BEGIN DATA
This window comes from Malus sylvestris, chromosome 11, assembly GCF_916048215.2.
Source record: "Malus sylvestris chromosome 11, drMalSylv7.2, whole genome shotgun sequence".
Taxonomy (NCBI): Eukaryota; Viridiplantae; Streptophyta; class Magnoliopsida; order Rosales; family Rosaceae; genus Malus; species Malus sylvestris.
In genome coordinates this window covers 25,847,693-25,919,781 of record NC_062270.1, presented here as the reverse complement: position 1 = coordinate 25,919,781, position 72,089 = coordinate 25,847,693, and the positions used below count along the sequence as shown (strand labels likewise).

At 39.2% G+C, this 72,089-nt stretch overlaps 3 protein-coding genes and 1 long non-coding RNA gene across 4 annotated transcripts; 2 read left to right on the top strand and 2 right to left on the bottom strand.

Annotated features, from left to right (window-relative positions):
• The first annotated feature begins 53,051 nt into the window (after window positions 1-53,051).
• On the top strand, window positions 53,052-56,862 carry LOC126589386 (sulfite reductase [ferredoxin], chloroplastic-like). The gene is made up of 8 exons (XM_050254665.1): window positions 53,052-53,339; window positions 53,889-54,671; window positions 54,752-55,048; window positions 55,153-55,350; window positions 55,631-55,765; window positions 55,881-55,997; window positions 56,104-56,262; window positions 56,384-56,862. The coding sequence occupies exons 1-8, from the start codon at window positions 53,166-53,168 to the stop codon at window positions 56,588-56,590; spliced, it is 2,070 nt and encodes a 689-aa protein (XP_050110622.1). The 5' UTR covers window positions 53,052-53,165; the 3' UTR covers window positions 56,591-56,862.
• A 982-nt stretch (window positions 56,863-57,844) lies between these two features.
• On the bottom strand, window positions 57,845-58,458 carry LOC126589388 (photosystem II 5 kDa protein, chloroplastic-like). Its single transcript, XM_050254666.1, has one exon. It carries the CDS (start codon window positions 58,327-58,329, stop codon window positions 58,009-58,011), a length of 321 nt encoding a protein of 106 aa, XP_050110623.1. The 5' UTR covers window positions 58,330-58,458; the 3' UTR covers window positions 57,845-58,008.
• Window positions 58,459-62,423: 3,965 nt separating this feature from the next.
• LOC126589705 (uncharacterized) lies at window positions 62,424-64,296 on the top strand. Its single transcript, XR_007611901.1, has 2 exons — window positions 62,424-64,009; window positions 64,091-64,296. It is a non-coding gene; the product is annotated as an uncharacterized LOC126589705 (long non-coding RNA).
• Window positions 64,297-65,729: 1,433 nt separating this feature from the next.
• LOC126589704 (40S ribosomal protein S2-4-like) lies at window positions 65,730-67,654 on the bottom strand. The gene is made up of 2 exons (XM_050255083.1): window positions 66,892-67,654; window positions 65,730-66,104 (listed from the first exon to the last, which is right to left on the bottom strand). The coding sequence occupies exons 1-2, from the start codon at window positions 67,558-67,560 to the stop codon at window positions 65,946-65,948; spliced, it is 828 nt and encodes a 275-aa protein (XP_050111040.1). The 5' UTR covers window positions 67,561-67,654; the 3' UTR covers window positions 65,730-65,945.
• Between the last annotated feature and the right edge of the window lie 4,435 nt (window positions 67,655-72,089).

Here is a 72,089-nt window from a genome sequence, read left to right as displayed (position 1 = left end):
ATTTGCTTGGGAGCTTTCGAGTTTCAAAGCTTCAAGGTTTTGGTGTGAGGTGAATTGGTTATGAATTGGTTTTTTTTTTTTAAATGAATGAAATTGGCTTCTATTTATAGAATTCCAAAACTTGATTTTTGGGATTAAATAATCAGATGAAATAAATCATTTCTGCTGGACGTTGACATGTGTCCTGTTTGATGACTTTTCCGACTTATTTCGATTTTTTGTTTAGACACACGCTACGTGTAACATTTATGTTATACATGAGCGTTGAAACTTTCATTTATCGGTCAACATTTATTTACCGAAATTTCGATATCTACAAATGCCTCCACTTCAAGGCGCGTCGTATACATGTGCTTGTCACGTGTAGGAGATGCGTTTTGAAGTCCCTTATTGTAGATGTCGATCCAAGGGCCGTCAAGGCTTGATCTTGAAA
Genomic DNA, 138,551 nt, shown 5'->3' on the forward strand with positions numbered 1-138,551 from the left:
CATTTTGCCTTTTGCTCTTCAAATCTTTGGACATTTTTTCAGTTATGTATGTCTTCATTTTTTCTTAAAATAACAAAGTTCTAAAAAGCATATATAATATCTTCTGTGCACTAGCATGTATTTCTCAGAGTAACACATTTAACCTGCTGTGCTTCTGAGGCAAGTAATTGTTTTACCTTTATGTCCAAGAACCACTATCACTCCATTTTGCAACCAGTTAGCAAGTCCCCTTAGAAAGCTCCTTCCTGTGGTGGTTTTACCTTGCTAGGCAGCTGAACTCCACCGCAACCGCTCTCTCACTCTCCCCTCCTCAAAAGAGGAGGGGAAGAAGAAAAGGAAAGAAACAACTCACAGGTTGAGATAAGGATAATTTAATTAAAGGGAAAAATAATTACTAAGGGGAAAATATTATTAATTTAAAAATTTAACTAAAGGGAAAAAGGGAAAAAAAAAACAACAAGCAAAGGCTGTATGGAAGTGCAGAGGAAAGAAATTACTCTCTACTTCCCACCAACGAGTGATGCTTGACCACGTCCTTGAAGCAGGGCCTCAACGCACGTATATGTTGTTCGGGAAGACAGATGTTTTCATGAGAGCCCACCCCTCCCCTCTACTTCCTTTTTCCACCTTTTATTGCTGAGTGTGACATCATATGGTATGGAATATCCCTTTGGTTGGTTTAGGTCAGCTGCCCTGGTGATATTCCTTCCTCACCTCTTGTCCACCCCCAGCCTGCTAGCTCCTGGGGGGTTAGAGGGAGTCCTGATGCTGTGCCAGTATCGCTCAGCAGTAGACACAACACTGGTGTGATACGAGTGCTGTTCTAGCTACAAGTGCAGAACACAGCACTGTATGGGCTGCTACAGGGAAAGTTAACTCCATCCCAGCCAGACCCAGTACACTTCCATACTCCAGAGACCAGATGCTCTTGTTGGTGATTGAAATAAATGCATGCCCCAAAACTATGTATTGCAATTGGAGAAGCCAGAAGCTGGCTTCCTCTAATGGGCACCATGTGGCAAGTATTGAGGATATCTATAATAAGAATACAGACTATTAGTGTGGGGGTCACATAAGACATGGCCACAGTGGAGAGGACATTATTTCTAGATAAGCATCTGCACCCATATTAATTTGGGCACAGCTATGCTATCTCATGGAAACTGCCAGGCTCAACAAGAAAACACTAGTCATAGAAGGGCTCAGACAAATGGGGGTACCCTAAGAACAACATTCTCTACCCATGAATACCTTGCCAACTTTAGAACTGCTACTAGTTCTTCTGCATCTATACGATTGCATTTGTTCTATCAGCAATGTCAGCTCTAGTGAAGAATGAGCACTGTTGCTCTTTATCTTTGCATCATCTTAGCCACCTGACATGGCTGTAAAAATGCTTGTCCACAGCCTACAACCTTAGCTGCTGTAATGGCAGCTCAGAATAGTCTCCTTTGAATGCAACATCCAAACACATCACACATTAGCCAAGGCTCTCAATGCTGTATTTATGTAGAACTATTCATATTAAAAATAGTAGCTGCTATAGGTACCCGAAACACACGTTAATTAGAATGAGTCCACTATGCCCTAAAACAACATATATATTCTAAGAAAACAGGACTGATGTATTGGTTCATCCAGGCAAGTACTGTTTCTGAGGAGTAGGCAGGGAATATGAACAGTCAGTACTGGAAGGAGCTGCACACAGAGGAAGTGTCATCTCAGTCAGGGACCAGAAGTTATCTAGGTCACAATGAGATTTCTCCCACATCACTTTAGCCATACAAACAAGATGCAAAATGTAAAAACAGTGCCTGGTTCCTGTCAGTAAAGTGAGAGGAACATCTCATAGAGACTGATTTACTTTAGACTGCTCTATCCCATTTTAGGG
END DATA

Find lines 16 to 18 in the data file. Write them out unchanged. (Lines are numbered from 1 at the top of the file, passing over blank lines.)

Here is a 72,089-nt window from a genome sequence, read left to right as displayed (position 1 = left end):
ATTTGCTTGGGAGCTTTCGAGTTTCAAAGCTTCAAGGTTTTGGTGTGAGGTGAATTGGTTATGAATTGGTTTTTTTTTTTTAAATGAATGAAATTGGCTTCTATTTATAGAATTCCAAAACTTGATTTTTGGGATTAAATAATCAGATGAAATAAATCATTTCTGCTGGACGTTGACATGTGTCCTGTTTGATGACTTTTCCGACTTATTTCGATTTTTTGTTTAGACACACGCTACGTGTAACATTTATGTTATACATGAGCGTTGAAACTTTCATTTATCGGTCAACATTTATTTACCGAAATTTCGATATCTACAAATGCCTCCACTTCAAGGCGCGTCGTATACATGTGCTTGTCACGTGTAGGAGATGCGTTTTGAAGTCCCTTATTGTAGATGTCGATCCAAGGGCCGTCAAGGCTTGATCTTGAAA
Genomic DNA, 138,551 nt, shown 5'->3' on the forward strand with positions numbered 1-138,551 from the left: